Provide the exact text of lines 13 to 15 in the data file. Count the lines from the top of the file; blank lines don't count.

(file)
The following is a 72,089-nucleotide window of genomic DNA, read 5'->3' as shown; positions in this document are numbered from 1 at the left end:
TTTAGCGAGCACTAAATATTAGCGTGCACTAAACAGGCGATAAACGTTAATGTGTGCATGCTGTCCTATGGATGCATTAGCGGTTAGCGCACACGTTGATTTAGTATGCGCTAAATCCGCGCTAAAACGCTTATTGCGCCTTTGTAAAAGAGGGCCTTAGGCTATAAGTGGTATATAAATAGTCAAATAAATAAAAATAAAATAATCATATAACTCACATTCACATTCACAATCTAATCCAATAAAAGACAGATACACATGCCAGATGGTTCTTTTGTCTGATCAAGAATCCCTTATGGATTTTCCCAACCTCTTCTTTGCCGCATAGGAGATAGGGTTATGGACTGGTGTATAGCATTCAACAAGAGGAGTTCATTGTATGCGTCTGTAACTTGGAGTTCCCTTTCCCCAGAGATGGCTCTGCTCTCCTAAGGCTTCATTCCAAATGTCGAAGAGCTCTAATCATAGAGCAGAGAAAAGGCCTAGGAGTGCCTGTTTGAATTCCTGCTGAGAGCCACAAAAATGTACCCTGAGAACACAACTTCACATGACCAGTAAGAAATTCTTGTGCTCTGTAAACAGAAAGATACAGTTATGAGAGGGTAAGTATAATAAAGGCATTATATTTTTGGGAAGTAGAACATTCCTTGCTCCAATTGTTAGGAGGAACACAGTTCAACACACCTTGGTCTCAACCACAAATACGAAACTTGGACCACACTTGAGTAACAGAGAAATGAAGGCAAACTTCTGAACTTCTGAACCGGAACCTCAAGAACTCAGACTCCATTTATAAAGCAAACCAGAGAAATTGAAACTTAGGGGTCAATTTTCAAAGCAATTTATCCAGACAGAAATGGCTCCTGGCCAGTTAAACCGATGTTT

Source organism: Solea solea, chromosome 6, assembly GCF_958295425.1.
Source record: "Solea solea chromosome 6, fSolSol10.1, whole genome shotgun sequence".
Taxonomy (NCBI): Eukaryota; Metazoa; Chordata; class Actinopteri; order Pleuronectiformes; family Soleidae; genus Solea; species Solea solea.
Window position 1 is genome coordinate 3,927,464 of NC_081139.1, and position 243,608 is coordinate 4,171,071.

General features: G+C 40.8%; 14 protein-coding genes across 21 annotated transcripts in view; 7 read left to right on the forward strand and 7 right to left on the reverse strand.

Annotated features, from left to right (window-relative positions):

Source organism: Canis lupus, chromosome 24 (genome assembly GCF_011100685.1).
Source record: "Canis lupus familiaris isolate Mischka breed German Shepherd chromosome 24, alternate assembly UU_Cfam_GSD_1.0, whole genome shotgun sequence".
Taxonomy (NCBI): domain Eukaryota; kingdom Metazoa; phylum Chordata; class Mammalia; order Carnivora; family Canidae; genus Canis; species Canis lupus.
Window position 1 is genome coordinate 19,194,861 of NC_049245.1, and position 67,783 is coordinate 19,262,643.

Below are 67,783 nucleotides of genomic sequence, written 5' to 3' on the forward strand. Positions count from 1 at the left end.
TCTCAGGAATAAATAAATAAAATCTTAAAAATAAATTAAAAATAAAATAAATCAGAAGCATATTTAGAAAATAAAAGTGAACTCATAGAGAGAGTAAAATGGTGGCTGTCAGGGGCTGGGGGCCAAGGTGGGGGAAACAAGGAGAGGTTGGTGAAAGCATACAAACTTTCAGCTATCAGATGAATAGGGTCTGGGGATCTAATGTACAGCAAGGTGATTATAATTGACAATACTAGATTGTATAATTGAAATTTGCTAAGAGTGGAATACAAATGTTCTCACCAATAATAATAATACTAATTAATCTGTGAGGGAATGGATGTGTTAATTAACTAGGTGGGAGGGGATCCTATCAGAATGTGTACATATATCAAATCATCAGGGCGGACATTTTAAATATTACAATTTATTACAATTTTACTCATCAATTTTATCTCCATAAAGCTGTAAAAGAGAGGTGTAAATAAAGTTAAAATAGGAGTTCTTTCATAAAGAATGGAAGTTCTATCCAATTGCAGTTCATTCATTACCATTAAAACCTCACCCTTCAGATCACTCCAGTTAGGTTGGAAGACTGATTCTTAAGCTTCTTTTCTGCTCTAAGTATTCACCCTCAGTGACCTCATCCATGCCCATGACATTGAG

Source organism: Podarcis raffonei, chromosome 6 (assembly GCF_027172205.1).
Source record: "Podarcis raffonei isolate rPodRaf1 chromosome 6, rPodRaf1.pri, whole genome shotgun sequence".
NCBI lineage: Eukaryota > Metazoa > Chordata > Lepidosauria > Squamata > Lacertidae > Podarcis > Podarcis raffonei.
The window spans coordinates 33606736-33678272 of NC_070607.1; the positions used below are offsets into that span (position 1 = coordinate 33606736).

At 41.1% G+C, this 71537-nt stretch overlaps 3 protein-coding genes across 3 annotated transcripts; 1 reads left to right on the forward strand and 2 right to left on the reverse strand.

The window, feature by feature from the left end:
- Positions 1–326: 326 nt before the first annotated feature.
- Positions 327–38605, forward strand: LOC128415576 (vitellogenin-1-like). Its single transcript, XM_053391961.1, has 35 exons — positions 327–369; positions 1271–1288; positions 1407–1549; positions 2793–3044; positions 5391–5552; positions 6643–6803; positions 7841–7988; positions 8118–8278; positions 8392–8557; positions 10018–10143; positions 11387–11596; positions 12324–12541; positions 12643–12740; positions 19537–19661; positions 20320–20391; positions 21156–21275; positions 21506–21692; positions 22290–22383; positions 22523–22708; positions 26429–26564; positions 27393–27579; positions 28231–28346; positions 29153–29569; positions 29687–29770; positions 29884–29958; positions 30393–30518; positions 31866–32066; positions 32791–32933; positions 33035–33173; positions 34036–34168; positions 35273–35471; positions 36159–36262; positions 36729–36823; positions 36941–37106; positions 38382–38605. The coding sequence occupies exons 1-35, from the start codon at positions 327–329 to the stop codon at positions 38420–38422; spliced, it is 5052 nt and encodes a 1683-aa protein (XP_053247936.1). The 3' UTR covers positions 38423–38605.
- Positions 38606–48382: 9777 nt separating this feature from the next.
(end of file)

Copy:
Below are 67,783 nucleotides of genomic sequence, written 5' to 3' on the forward strand. Positions count from 1 at the left end.
TCTCAGGAATAAATAAATAAAATCTTAAAAATAAATTAAAAATAAAATAAATCAGAAGCATATTTAGAAAATAAAAGTGAACTCATAGAGAGAGTAAAATGGTGGCTGTCAGGGGCTGGGGGCCAAGGTGGGGGAAACAAGGAGAGGTTGGTGAAAGCATACAAACTTTCAGCTATCAGATGAATAGGGTCTGGGGATCTAATGTACAGCAAGGTGATTATAATTGACAATACTAGATTGTATAATTGAAATTTGCTAAGAGTGGAATACAAATGTTCTCACCAATAATAATAATACTAATTAATCTGTGAGGGAATGGATGTGTTAATTAACTAGGTGGGAGGGGATCCTATCAGAATGTGTACATATATCAAATCATCAGGGCGGACATTTTAAATATTACAATTTATTACAATTTTACTCATCAATTTTATCTCCATAAAGCTGTAAAAGAGAGGTGTAAATAAAGTTAAAATAGGAGTTCTTTCATAAAGAATGGAAGTTCTATCCAATTGCAGTTCATTCATTACCATTAAAACCTCACCCTTCAGATCACTCCAGTTAGGTTGGAAGACTGATTCTTAAGCTTCTTTTCTGCTCTAAGTATTCACCCTCAGTGACCTCATCCATGCCCATGACATTGAG

Source organism: Podarcis raffonei, chromosome 6 (assembly GCF_027172205.1).